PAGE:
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Toyota is recovering from the scandal of its cars’ unintended acceleration and other recent headline-making problems. But to avoid similar issues in the future, the legendary company must return to the basic principles that made it so successful. That’s the opinion of MIT’s Sloan School of Management Professor Michael Cusumano, who has studied the best practices of Toyota and other leading companies for 30 years.
“Toyota’s strength had always been its attention to detail and quality, but that focus got lost in the last 10 years as the company began to emphasize volume in order to sell more vehicles than General Motors,” said Cusumano, author of Staying Power: Six Enduring Principles for Managing Strategy and Innovation in an Uncertain World. “Toyota violated the basic principle that the pursuit of scale should never drive a company.”
Cusumano appeared in front of a panel of Toyota executives at a recent MIT workshop, created in response to the recent crises the company faced. According to Cusumano -- who has studied firms such as Toyota, Apple, Microsoft, Google and Intel -- global competition, fast-changing technology and other factors pose great challenges to managers. But it is possible to manage around the ups and downs all companies face, he said.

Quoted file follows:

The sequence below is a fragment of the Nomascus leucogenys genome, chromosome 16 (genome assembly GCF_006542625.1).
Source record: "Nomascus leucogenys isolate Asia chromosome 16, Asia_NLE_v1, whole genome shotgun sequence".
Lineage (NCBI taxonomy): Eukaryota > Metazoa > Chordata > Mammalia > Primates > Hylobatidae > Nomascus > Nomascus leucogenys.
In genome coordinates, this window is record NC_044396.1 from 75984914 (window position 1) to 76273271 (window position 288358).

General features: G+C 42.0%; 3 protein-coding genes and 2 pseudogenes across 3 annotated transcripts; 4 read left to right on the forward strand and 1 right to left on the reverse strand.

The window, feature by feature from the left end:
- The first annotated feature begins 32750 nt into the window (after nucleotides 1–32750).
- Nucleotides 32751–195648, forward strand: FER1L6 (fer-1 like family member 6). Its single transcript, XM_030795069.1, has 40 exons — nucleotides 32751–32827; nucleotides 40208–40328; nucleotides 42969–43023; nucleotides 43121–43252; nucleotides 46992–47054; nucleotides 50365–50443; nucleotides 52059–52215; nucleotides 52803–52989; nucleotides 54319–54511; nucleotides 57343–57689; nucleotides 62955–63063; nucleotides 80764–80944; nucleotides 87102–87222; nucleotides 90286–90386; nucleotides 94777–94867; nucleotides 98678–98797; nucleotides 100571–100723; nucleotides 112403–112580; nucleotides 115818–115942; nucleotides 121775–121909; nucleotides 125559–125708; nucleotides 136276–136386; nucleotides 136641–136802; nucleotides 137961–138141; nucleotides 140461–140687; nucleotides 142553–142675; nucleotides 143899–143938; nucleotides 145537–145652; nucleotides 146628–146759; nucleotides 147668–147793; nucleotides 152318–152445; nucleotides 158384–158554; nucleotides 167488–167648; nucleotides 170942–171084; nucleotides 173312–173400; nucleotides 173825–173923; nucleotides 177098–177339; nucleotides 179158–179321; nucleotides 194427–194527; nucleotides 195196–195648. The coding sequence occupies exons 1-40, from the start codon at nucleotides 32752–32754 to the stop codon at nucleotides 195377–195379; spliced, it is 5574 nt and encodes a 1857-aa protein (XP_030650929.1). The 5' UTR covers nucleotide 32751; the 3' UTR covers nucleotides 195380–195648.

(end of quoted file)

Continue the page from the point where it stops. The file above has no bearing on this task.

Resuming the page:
Toyota, which long adhered to the principles outlined in Cusumano’s book, started getting itself into trouble when it began to ignore its core principles. Cusumano became aware of this slippage several years ago, when the company contacted him about possible rust problems in the Toyota Tacoma truck he owned.
“It turned out that corrosion of the Tacoma truck frame in North America was a problem that went back at least a decade and resulted from a lapse in quality with a supplier,” said Cusumano. “Toyota should have issued a formal recall and contacted federal safety officials. Instead, Toyota quietly bought back the trucks from affected owners at 150 percent of their value. To me, that was absolutely a yellow flag, a warning that quality was dropping and that a lot of details were being allowed to slip.”
Still, Cusumano expects Toyota to rebound. In his opinion, most people never really lost faith in the company -- except for that month when it seemed Toyota was releasing a new bit of bad news every day. He noted that sales and profits recovered quite quickly from 2009, which was the first and only year Toyota lost money. The company is now profitable again, and it has gotten back to its quality basics: They are now recalling any vehicle with even hint of a problem, he said.
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